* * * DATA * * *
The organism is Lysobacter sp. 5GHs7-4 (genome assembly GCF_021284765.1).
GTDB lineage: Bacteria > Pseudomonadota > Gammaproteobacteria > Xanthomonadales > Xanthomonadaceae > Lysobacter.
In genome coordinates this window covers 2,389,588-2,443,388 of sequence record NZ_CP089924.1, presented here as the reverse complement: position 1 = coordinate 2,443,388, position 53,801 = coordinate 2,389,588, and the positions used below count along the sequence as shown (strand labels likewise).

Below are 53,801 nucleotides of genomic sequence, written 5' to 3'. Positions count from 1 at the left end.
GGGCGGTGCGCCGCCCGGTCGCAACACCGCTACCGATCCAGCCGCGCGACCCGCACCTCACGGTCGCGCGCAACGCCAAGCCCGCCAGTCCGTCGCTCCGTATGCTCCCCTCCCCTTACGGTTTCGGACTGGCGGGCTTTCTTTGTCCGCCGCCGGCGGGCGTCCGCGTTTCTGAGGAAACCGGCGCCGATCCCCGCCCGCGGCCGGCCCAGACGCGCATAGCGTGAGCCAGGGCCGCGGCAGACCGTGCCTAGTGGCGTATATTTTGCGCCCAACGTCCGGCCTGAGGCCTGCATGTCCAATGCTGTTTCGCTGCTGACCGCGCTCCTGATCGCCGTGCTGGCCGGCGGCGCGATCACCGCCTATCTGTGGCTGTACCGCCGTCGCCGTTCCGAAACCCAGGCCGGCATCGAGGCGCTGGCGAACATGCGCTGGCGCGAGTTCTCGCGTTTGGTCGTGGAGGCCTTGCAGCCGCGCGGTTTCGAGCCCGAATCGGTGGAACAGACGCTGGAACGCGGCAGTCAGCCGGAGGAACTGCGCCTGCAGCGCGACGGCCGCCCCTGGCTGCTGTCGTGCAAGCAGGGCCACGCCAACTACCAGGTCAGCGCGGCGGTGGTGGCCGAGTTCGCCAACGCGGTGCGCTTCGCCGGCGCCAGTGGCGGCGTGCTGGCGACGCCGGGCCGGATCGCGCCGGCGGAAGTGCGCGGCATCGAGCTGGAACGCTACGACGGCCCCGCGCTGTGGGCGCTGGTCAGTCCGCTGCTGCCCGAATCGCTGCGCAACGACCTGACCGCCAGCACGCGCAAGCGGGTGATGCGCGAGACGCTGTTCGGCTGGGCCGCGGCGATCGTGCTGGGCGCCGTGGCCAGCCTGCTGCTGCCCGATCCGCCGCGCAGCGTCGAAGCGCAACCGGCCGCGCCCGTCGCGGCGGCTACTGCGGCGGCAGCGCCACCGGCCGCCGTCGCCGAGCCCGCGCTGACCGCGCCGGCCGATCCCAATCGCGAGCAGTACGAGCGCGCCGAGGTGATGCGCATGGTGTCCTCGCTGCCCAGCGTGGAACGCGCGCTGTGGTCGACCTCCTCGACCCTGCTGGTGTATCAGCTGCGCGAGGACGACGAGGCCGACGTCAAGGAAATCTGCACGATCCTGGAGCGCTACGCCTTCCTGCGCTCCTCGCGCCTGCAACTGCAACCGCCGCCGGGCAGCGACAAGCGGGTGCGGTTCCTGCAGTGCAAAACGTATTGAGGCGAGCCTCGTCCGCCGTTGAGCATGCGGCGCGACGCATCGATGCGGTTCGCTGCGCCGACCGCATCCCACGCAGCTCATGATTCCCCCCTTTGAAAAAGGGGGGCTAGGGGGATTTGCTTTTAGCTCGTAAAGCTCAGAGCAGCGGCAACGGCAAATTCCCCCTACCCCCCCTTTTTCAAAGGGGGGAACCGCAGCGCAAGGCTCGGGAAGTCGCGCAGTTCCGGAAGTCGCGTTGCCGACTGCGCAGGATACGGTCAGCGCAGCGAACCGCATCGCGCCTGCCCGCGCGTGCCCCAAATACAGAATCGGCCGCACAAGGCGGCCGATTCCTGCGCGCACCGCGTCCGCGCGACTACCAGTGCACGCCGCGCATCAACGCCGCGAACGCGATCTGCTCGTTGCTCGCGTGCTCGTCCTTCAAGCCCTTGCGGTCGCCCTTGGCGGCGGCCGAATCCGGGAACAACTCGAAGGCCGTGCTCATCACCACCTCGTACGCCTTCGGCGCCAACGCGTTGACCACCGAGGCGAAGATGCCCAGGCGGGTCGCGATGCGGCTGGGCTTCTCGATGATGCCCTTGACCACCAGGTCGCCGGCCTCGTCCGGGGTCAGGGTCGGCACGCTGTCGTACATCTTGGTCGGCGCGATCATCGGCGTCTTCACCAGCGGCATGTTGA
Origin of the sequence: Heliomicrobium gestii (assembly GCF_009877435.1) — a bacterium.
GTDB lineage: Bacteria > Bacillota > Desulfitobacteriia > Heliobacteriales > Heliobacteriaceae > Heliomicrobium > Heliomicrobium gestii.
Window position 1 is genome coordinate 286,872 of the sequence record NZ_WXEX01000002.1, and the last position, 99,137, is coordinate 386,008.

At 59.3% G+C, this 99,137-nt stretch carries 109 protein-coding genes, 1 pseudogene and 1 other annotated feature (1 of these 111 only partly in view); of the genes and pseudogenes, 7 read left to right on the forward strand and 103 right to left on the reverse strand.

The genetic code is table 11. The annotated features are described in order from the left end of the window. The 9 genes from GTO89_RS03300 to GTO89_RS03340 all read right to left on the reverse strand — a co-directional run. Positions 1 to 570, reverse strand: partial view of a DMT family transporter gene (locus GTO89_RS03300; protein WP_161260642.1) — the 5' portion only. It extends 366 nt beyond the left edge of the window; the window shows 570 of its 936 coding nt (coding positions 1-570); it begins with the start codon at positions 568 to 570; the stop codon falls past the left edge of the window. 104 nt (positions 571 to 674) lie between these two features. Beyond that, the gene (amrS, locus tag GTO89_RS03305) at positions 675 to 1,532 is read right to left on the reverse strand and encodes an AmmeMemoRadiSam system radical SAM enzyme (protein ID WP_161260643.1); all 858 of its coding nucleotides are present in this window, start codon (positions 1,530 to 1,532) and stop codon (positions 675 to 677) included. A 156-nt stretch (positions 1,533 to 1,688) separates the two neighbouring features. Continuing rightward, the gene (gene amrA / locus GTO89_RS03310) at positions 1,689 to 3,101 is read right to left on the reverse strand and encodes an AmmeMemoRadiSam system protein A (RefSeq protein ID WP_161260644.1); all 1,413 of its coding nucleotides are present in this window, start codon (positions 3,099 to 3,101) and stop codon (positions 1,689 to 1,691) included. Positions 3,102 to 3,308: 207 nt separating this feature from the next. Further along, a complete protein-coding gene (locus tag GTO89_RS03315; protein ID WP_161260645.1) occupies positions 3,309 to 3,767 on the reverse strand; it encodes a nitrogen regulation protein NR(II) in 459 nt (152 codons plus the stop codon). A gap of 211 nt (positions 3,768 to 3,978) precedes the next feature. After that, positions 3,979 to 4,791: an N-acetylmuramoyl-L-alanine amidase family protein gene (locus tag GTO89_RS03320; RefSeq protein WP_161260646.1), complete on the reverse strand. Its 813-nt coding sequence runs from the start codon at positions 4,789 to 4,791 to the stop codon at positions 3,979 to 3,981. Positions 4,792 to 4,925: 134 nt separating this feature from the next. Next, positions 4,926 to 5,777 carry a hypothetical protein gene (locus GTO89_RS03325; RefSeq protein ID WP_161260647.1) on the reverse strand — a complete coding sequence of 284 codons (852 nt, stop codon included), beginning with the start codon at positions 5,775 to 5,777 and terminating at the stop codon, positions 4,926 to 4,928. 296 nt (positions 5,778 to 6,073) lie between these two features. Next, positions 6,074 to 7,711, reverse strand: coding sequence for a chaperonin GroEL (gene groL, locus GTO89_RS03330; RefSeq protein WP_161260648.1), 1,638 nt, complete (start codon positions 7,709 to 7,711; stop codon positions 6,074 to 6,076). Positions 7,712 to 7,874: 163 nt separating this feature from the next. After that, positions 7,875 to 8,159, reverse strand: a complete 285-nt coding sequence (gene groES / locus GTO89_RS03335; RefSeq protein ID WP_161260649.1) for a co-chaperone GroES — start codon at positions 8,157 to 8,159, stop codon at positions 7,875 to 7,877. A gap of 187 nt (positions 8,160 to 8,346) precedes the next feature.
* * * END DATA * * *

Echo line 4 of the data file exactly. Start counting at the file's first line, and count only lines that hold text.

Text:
Below are 53,801 nucleotides of genomic sequence, written 5' to 3'. Positions count from 1 at the left end.